Chair of the Club

Wheelchair used for Multiple Sclerosis

I’m so happy to introduce the FUMS audience to Jennifer Digmann via her guest blog today.  She and her husband Dan are both incredible human beings – and both happen to have Multiple Sclerosis.  Jennifer was diagnosed in 1997; Dan was diagnosed in 2000. She has secondary-progressive MS. His is relapsing-remitting. Through their writing, public speaking and advocacy work, the Digmanns have inspired countless friends, colleagues and perfect strangers with their amazing love story and passion for life. See for yourself in their book “Despite MS, To Spite MS,” a compilation of their heartfelt essays, accented by haiku-style poems by Judy Williams.

Click here to order a copy now:

Chair of the club

by Jennifer Digmann

I belong to an exclusive club. It’s unlike any other club to which I’ve ever belonged.

It is not like the Delta Phi Epsilon sorority I was a member of as a student at the University of Michigan-Flint or like the Immanuel Lutheran Church group my husband, Dan, and I meet with each month.

No, this club is something special because membership in it was not by my choice.

I am a member of the “wheelchair user” club. And for as much as I do not want to be a member, I consider myself fortunate to include myself in this group.

I did not immediately gain wheelchair user membership upon my diagnosis with Multiple Sclerosis  back in 1997. MS signed me up in 2002 when it took away my ability to walk. At first, I didn’t think my wheelchair dependence would last.

“Certainly this is a bad dream. As soon as I wake up, I’ll be back on my feet,” I naively thought.

Twelve years later, I’m still in my chair. I hate just about every single aspect of my wheelchair reliance, including the continued concerns about accessibility, decreased circulation, risk of pressure sores and the invisible barrier that surrounds me and prevents me from getting close to just about anything.

But then something like the recent conversation I had with a complete stranger reminds me just how lucky I am to be a member of this club.

As Dan and I were out with some friends at our local watering hole, a fellow wheelchair user I had never met rolled up to me and frankly opened the conversation, “So, how long have you been in that thing?”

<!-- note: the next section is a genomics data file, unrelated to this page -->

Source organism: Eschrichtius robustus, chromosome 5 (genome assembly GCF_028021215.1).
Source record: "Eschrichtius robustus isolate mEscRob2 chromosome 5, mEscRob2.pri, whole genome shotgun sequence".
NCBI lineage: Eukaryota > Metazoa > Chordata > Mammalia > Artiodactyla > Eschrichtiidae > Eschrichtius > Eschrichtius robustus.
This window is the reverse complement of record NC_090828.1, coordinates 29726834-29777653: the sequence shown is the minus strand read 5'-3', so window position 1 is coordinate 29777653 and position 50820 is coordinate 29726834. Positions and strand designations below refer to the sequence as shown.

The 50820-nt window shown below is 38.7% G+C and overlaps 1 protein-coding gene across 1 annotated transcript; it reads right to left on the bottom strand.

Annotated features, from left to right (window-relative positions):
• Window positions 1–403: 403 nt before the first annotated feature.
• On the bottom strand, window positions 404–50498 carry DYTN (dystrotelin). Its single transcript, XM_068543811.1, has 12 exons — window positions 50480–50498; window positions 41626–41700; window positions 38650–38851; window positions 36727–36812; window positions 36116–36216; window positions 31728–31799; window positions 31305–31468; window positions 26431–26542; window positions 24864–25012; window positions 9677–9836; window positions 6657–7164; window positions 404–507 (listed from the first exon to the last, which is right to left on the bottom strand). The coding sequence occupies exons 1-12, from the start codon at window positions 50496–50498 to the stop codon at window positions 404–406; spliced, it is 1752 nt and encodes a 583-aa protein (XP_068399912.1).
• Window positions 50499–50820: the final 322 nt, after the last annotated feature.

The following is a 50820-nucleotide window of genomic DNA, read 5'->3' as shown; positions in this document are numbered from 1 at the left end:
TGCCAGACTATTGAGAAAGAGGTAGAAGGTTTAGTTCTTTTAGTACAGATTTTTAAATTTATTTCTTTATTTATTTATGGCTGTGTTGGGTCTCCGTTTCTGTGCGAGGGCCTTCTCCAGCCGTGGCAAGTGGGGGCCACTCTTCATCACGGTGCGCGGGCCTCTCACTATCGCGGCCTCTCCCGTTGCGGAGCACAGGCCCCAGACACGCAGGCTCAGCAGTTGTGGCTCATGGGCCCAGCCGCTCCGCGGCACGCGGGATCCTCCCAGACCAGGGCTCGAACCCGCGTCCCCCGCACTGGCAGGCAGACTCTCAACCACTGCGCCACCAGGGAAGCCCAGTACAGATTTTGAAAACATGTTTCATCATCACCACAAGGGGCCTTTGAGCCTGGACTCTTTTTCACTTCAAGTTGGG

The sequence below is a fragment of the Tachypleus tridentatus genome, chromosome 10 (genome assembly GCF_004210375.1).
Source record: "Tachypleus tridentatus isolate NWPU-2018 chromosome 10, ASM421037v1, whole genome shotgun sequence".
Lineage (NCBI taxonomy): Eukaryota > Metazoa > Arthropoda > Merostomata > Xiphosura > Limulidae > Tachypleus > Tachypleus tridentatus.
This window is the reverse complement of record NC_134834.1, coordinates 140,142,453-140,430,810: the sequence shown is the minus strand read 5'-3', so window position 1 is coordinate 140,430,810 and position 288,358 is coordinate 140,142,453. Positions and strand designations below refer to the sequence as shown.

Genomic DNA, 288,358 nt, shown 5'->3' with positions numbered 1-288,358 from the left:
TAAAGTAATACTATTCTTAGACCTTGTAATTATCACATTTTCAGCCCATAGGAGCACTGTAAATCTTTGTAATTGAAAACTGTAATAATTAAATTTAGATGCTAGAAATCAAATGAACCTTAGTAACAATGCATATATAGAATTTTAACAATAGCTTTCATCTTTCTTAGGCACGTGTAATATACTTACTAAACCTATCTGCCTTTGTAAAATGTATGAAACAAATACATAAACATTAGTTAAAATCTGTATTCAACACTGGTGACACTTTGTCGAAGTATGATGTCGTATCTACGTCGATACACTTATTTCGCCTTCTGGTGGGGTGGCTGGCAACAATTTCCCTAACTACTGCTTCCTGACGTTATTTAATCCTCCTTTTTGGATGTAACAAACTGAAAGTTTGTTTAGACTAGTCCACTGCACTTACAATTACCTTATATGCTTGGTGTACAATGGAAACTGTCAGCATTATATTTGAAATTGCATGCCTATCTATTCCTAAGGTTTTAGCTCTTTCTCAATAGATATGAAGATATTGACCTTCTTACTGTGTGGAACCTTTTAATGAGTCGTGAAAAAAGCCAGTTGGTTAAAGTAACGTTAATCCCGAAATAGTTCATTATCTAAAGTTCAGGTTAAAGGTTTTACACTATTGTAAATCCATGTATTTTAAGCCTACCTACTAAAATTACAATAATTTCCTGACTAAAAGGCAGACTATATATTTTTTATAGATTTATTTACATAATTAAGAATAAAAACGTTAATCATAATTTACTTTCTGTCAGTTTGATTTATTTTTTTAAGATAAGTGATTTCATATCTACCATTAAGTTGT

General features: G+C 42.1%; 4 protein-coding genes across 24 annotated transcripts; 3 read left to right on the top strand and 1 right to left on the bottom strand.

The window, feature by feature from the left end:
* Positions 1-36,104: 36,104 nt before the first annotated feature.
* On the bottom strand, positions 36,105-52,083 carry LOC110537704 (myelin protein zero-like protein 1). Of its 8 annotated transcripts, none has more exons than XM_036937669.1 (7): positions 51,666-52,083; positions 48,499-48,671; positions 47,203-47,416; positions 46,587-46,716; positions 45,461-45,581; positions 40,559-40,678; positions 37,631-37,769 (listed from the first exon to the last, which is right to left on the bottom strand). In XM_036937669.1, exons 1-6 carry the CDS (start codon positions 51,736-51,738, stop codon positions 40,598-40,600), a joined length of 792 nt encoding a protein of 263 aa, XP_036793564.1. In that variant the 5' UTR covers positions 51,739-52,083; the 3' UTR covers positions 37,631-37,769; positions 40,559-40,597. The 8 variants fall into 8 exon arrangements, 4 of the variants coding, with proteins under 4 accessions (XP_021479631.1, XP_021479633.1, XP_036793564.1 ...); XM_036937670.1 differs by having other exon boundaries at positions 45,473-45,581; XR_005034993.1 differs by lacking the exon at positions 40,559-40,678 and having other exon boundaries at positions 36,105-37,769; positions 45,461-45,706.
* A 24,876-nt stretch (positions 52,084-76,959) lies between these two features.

There is no need to pussyfoot around the subject. Really, if I’m going to be offended by a no-nonsense question like that, I’m not dealing with my condition as well as I thought I was. And besides, who doesn’t like chatting with someone interesting in a bar?

Undeterred I answered him, “Twelve years. And you?”

He introduced himself as Bill and told me his story. Bill explained his near-paralysis caused by an accident almost fifty years ago, his successes and failures, and proudly talked about his two sons and the love of his life, Nancy. They’ve been married for 58 years.

He then attentively listened as I answered his question about how I ended up in my wheelchair a dozen years ago. When I told Bill it was because I have MS, he sympathetically grimaced as he said, “That’s a bad deal.”

I agreed, but then went on to explain how I’ve worked to make the best of the situation, found strength in my friends and my church (which interestingly is only two blocks from Bill’s home), and in my husband.

When he asked how long Dan (who also has MS) and I have been married, I boasted that we will celebrate our ninth anniversary this September.

Just like that, I met another wheelchair user who can relate to my mobility challenges, frustrations and triumphs. These are among the reasons I am grateful I belong to such a group of open and understanding people who are eager to listen and share stories about how we all were initiated into our exclusive club.

Before Bill rolled out of the bar, he made sure to introduce me to Nancy, his wife, who he calls his angel. And I introduced them to Dan, my husband, who is my angel.

In making fast friends like Bill, I see another way us reluctant members of the wheelchair user club, in an ironic sort of way, are truly blessed.

 

Special thanks to Jennifer, for this guest post, for your wonderful, inspirational book, and for being such a great example of all that MS‘ers can accomplish “Despite MS, To Spite MS“.  To catch up with Jennifer and Dan, please visit them at www.danandjenniferdigmann.com

 

Remember, sometimes it helps the stress, just to say F-U-M-S.

Special thanks to www.FreeDigitalPhotos.net for providing the cool wheelchair clipart.  And the background is orange.  How cool is that!!??!!

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